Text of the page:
_walls[2] = BodyFactory.CreateRectangle(World, ConvertUnits.ToSimUnits(20), ConvertUnits.ToSimUnits(screenRect.Height), 0f, ConvertUnits.ToSimUnits(new Vector2(screenRect.Right - 10, screenRect.Center.Y)));
            _walls[3] = BodyFactory.CreateRectangle(World, ConvertUnits.ToSimUnits(screenRect.Width), ConvertUnits.ToSimUnits(20), 0f, ConvertUnits.ToSimUnits(new Vector2(screenRect.Center.X, screenRect.Bottom - 10)));
            _walls[4] = BodyFactory.CreateRectangle(World, ConvertUnits.ToSimUnits(120), ConvertUnits.ToSimUnits(screenRect.Height / 2), 0f, ConvertUnits.ToSimUnits(new Vector2(screenRect.Center.X + screenRect.Width / 4, screenRect.Center.Y)));
            _walls[5] = BodyFactory.CreateRectangle(World, ConvertUnits.ToSimUnits(120), ConvertUnits.ToSimUnits(screenRect.Height / 2), 0f, ConvertUnits.ToSimUnits(new Vector2(screenRect.Center.X - screenRect.Width / 4, screenRect.Center.Y)));

            _wallSprites = new Sprite[6];

            for (int i = 0; i < +_walls.Length; i++)
            {
                _walls[i].BodyType = BodyType.Static;
                _walls[i].Restitution = 1f;
                _walls[i].Friction = 0f;

                _wallSprites[i] = new Sprite(ScreenManager.Assets.TextureFromShape(_walls[i].FixtureList[0].Shape, MaterialType.Squares, Color.Orange, 1f));
            }
        }

        public override void Draw(GameTime gameTime)
        {
            ScreenManager.SpriteBatch.Begin(0, null, null, null, null, null, Camera.View);

            ScreenManager.SpriteBatch.Draw(_ballSprite.Texture, ConvertUnits.ToDisplayUnits(_ball.Position), null, Color.White, _ball.Rotation, _ballSprite.Origin, 1f, SpriteEffects.None, 0f);

            for (int i = 0; i < _wallSprites.Length; i++)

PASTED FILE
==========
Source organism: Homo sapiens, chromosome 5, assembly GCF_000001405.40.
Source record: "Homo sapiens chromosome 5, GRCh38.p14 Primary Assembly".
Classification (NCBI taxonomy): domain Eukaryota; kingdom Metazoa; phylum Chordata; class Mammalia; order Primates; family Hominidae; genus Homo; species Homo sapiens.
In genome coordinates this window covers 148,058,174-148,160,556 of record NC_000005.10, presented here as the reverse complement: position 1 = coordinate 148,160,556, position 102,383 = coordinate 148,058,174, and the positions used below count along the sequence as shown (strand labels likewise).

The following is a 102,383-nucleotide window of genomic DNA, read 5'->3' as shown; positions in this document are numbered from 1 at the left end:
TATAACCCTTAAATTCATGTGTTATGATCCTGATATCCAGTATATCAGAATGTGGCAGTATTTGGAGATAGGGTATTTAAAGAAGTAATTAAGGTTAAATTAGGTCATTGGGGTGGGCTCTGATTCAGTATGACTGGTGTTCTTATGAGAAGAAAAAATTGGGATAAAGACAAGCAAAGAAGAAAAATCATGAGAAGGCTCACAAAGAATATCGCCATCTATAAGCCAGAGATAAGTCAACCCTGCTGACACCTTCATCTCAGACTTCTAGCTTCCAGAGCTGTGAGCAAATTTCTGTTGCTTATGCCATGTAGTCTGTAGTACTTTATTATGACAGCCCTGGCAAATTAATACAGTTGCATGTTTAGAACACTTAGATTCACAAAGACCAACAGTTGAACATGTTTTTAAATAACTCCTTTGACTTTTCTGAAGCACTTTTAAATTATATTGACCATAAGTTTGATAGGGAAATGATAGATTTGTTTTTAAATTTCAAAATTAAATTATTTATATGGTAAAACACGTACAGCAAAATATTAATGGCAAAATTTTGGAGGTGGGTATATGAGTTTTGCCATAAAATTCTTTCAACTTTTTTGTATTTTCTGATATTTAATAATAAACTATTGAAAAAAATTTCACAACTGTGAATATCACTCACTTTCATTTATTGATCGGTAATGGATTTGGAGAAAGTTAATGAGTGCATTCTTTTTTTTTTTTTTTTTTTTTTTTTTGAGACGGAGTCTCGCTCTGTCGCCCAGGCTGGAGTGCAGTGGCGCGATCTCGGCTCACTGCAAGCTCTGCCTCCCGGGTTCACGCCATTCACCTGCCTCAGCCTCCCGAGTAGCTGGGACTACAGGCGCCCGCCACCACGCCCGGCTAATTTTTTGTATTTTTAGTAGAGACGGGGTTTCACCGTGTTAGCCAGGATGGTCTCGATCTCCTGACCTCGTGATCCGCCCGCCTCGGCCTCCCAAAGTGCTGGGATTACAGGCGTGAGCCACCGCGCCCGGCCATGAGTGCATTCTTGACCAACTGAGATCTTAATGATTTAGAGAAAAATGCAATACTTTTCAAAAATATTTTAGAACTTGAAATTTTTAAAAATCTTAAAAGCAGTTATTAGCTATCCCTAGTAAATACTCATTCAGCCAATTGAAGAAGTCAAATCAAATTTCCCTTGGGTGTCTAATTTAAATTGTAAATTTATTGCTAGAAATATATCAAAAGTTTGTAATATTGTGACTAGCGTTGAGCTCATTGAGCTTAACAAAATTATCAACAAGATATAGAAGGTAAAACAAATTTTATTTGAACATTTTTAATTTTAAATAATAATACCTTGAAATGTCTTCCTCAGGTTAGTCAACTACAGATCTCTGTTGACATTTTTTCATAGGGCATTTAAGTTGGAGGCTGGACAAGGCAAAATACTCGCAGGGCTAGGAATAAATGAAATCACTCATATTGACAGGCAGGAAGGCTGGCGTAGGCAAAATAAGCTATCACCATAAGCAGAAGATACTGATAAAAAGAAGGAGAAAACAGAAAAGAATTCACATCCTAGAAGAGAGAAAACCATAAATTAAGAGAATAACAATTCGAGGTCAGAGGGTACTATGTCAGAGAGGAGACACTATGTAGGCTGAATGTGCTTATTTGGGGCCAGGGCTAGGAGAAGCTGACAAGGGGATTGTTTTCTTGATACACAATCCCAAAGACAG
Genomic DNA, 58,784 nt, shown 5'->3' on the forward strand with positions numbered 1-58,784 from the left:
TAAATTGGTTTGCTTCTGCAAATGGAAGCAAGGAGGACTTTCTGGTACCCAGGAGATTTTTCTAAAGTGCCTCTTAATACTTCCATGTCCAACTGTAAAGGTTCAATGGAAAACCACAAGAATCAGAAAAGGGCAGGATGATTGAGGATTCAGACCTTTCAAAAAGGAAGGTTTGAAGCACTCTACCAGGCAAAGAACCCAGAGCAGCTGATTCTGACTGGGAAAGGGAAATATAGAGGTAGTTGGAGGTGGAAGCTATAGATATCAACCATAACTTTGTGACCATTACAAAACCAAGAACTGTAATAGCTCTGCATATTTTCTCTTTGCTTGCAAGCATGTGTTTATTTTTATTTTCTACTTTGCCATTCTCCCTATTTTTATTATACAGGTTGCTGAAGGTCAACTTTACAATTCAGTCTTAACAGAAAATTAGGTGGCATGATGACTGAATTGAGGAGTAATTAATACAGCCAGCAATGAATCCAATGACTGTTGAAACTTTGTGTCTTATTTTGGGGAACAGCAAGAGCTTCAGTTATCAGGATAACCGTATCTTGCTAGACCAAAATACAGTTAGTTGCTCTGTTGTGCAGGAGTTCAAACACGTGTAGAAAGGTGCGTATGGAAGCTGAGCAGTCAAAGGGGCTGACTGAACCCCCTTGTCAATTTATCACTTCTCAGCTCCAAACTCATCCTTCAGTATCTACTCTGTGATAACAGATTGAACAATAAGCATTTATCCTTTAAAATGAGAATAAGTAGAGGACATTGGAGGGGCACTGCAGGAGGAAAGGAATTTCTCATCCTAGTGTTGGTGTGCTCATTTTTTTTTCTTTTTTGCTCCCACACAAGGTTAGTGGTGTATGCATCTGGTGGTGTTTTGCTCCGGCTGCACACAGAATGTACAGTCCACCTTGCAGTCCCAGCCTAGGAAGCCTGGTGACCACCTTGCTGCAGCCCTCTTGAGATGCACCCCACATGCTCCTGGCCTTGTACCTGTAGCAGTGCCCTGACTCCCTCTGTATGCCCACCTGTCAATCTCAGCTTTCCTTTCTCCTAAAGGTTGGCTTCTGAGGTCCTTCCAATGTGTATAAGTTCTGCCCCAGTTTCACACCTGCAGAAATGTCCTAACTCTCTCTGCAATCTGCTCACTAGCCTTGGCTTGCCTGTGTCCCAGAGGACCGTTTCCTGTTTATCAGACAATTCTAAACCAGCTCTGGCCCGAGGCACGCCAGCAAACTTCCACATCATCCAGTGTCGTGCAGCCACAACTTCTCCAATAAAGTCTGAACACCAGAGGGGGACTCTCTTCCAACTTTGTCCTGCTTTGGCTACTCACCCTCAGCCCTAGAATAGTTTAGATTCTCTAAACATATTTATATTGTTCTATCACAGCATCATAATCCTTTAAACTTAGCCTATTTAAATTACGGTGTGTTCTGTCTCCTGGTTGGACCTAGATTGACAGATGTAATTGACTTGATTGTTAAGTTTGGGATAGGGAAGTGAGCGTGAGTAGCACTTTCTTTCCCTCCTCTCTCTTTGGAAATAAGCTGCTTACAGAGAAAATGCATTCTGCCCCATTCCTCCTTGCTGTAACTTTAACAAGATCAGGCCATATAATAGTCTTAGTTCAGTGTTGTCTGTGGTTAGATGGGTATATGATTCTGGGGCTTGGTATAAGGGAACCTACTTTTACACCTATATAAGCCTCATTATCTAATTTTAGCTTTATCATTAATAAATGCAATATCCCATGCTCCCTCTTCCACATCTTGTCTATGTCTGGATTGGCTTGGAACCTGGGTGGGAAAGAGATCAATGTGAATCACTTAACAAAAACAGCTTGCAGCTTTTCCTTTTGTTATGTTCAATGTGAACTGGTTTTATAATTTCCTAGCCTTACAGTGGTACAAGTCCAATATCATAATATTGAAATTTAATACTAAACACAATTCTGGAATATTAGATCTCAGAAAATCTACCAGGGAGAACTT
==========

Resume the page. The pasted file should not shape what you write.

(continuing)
ScreenManager.SpriteBatch.Draw(_wallSprites[i].Texture, ConvertUnits.ToDisplayUnits(_walls[i].Position), null, Color.White, _walls[0].Rotation, _wallSprites[i].Origin, 1f, SpriteEffects.None, 0f);
            
            ScreenManager.SpriteBatch.End();

            base.Draw(gameTime);
        }
    }
}
Sep 17, 2013 at 5:13 AM
I have also issues with 3.5 FPE, behavior is totally different. I don't know if it's about collisions or joints yet...
Oct 7, 2013 at 7:35 PM
Bump. Nothing on this? Seems like a pretty serious bug/change.
Oct 8, 2013 at 3:27 AM
Edited Oct 8, 2013 at 8:22 AM
I am getting something similar though not with collisions at such sharp angles. I don't understand the farseer code very well but I was tinkering with Settings.VelocityThreshold and noticed something about these lines (about 264 in ContactSolver.cs):
// Setup a velocity bias for restitution.
vcp.velocityBias = 0.0f;
float vRel = Vector2.Dot(vc.normal, vB + MathUtils.Cross(wB, vcp.rB) - vA - MathUtils.Cross(wA, vcp.rA));
if (vRel < -Settings.VelocityThreshold)
{
    vcp.velocityBias = -vc.restitution * vRel;
}
My ball bounces happily several times and the stops suddenly even though velocity is well above the threshold. If I breakpoint I notice a difference.
  • vA is the world body velocity and is always {0,0}.
  • vB is the ball velocity and slowly decreasing each bounce (restitution 0.9).
On a normal bounce:
  • vB is something like {0,5}, heading straight down.
  • vRel comes to -5, the bias applies and we bounce.
On a broken bounce:
  • vB will be reversed like {0,-5}, heading straight up.
  • vRel comes to 5 which fails the check, and we do not bounce.
I have no idea how it gets in this state. Perhaps it is one of those odd times where the contact lasts more than one frame?
Oct 8, 2013 at 3:43 AM
Some other notes that might be relevant for debugging:
  • Using 3.5.
  • Ball is radius .75, restitution 0.9, dynamic body.
  • World being collided with is a large polygon, static body.
  • Disabling ContinuousPhysics seems to resolve this issue (but boo).
Oct 10, 2013 at 10:01 AM
Finally getting around to upgrading to 3.5 this weekend... might hold off until this issue is reviewed.
Coordinator
Oct 10, 2013 at 7:29 PM
I don't think the collision code has changed. It has mainly been bug fixes and work on joints. As always, I check the testbed against the Box2D testbed to see if there are any differences in simulation outputs, and I don't see any differences between the two. Farseer does ignore collisions when there is a small angle between two objects, this is to prevent crazy collisions and jitter, but there should not be any noticeable difference between 3.3.1 and 3.5 on that account.

I will take a look at this in the weekend and verify if there is a bug or not.
Coordinator
Oct 10, 2013 at 7:31 PM
Oh, and if turning off CCD fixes this completely, then it is expected behavior. However, as said before, this should not change between 3.3.1 and 3.5.
Oct 10, 2013 at 8:11 PM